The Importance of keeping your body hydrated
Drinking fluids is crucial to staying healthy and maintaining the function of every system in your body, including your heart, brain, and muscles. Fluids carry nutrients to your cells, flush bacteria from your bladder, and prevent constipation.
How much water do you need?
A person who perspires heavily will need to drink more than someone who doesn’t. Certain medical conditions, such as Diabetes or heart disease, may also mean you need to drink more water. People with cystic fibrosis have high concentrations of sodium in their sweat and also need to use caution to avoid dehydration. And some medications can act as diuretics, causing the body to lose more fluid.
Thirst isn’t the best indicator that you need to drink. “If you get thirsty, you’re already dehydrated,”
The easiest thing to do is pay attention to the colour of your urine. Pale and clear means you’re well hydrated. If it’s dark, drink more fluids.
Not sweating during vigorous physical activity can be a red flag that you’re dehydrated to the point of developing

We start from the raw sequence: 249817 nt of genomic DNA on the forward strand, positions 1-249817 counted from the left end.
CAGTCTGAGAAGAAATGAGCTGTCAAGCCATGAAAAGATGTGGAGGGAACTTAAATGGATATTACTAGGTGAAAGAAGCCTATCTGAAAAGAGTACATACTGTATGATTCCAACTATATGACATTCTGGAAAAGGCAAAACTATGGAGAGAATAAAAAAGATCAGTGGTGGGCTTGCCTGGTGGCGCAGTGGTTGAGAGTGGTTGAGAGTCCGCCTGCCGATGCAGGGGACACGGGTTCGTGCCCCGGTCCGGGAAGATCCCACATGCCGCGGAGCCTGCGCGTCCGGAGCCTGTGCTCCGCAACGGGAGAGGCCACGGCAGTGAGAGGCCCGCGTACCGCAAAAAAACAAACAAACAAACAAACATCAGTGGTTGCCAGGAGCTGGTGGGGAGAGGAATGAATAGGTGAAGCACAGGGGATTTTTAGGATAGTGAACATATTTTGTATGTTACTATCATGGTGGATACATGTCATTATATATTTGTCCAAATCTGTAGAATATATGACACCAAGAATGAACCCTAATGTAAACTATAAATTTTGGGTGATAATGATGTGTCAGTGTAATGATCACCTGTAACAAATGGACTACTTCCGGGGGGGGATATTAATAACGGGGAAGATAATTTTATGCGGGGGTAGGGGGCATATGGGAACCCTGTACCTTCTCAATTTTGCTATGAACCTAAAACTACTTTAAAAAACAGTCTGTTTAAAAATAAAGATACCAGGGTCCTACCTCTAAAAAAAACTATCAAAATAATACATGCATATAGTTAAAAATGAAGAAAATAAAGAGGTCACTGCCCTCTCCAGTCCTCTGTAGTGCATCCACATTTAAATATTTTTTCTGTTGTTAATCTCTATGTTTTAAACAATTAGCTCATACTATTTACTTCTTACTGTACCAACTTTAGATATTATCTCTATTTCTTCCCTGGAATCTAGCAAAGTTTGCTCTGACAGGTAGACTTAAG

Here are some tips that can help:
- Keep a bottle of water with you during the day.
- If you don’t like the taste of plain water, try adding a slice of lemon or lime to your drink.
- Drink water before, during, and after a workout.
- When you’re feeling hungry, drink water. Thirst is often confused with hunger. True hunger will not be satisfied by drinking water. Drinking water may also contribute to a healthy weight-loss plan.
- If you have trouble remembering to drink water, drink on a schedule. For example, drink water when you wake up, at breakfast, lunch, and dinner, and when you go to bed.
Recognizing signs of dehydration is important. They include:
Little or no urine.
Urine that is darker than usual.
Sleepiness or fatigue.
Dizziness or light-headedness.
Don’t wait until you notice symptoms of dehydration to take action. Actively prevent dehydration by drinking plenty of water.